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150.00

Chokwe Hunting Whistle
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African art > Usual african items > Chokwe Whistle

A common object but also a ceremonial object, he accompanied the Chokwe who wore it as a pendant, sometimes over several generations, which helped to polish its surface. The sculpted head depicts a head wearing the crown chipangula. Two small side holes have been fitted out for sound.
Played together, whistles, produced in large numbers, were used not only during the dance but also in hunting to call the dogs but also to war. Thanks to the few sounds they made, information was exchanged from one place to another.
Peacefully settled in eastern Angola until the 16th century, the Chokwé were then subjected to the Lunda empire from which they inherited a new hierarchical system and the sanctity of power. Nevertheless, the Chokwes never fully embraced these new social and political ...


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Lobi Stool
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African art > African Chair > Lobi Stool

The usual objects in African art.

Stools and neckrests are famous pieces in African art. Indeed, their design can vary greatly depending on the regions and ethnic groups from which they come. This piece is, like the general look conveyed in the lobi statuary, simple and solid design. The slightly curved seat is supported by four feet. The patina is clear and worn on the friction areas. The Lobi are a famous people of Burkina Faso, especially for its particular statues named Bateba, represented arms spread or raised to the sky and intended to protect the home or the village at the entrance of which they are placed.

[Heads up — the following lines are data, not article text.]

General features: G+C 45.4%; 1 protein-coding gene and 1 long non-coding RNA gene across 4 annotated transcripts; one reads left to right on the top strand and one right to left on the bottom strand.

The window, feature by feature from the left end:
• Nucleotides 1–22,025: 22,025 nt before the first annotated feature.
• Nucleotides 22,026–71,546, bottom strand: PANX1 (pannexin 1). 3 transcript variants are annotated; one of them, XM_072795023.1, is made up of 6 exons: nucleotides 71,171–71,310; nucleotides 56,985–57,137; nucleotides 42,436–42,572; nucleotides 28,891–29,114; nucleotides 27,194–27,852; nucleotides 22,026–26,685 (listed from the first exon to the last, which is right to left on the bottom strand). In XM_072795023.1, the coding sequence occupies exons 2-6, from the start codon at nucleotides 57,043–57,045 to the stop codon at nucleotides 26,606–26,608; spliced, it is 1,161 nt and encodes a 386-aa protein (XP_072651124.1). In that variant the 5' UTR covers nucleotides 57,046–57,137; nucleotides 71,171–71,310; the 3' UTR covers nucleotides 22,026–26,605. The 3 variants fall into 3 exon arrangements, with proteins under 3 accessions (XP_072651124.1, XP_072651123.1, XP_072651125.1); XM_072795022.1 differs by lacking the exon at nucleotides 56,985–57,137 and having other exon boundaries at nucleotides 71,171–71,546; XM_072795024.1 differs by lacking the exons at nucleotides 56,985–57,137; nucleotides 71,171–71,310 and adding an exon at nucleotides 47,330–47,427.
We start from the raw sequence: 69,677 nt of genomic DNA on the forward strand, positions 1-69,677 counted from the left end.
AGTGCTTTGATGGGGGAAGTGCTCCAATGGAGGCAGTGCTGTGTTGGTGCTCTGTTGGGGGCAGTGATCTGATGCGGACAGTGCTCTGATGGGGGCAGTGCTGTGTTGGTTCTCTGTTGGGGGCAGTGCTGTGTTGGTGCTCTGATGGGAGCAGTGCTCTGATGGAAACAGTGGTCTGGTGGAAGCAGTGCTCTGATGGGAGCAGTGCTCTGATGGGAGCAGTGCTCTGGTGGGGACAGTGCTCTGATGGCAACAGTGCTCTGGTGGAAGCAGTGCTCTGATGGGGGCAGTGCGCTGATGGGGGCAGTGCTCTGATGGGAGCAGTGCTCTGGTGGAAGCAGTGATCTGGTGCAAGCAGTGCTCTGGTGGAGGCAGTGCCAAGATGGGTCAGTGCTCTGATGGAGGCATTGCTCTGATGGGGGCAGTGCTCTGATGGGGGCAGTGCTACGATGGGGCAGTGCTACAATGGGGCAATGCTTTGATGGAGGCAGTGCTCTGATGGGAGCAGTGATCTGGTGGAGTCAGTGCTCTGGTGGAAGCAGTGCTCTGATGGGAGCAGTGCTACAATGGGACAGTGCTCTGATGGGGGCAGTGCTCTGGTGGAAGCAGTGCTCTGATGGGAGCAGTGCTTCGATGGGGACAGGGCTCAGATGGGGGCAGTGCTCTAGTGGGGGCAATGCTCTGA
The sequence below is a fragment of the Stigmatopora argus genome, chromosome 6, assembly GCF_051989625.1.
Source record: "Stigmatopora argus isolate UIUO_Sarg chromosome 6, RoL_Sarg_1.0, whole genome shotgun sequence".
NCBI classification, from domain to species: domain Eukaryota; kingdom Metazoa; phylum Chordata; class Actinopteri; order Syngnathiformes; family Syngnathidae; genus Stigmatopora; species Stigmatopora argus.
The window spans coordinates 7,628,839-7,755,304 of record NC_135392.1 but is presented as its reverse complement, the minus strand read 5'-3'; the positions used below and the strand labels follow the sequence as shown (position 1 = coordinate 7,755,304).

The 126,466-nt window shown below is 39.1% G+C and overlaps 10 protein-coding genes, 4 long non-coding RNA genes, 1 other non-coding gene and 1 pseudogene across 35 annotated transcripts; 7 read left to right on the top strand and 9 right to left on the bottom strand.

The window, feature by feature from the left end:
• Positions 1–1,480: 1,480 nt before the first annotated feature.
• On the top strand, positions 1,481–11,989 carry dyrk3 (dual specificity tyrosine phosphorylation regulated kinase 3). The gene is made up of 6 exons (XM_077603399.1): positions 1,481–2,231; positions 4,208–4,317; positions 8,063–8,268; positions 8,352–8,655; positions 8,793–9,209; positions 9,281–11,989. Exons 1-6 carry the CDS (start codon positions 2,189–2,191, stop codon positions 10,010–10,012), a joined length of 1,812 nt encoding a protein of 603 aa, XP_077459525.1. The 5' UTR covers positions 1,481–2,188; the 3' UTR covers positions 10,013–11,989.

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Luba neck support
African art > Head rest > Luba neck support

The Luba are renowned for their statuary and in particular their neck-rests and stools made up of a cariatid figure. The symbolic figures adorning this neck support to preserve the complex headdress of its owner refer to the luba royalty, to its feminine and masculine part. But the neck supports were also used to support the heads of the deceased, and sometimes, according to Albert Maesen, buried in their place. The characters leaning on their hands, with a sophisticated hairstyle, and embodying spirits, are depicted pressing with their feet the knee of the one facing them. This attitude has symbolic value. Smooth patina dark brown mahogany. The Luba (Baluba in Chiluba) are a people of Central Africa. Their cradle is the Katanga, more precisely the region of the Lubu River, hence the name ...


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240.00

Yoruba Zoomorphic Offering Cup
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African art > African Jar > Yoruba Cup

Votive offering cups for the god of divination Orunmila usually contained kola nuts or other special presents. It comes in the form of a gallinace, a sacrificial victim of use for the gods, also symbolizing the occult universe, divination. The Yoruba also visualize the world in the form of a gourd whose upper, masculine part would form the sky, and the lower part, feminine, the earth. The matte polychromy that emphasizes its geometric patterns is divided between browns, burgundy and beige kaolin. The Yoruba society is very organized and has several associations whose roles vary. While men's society egbe reinforces social norms, the aro unites farmers. The gelede has more esoteric and religious aims. The notables come together in a society called esusu. Offering cups, some of which were ...

Luba ceremonial axe
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African art > Usual african items > Luba axe

Weapons of dignitaries in African art
Hache des Luba central, associated with the prestige of the leader, and whose blade is finely incised with parallel lines.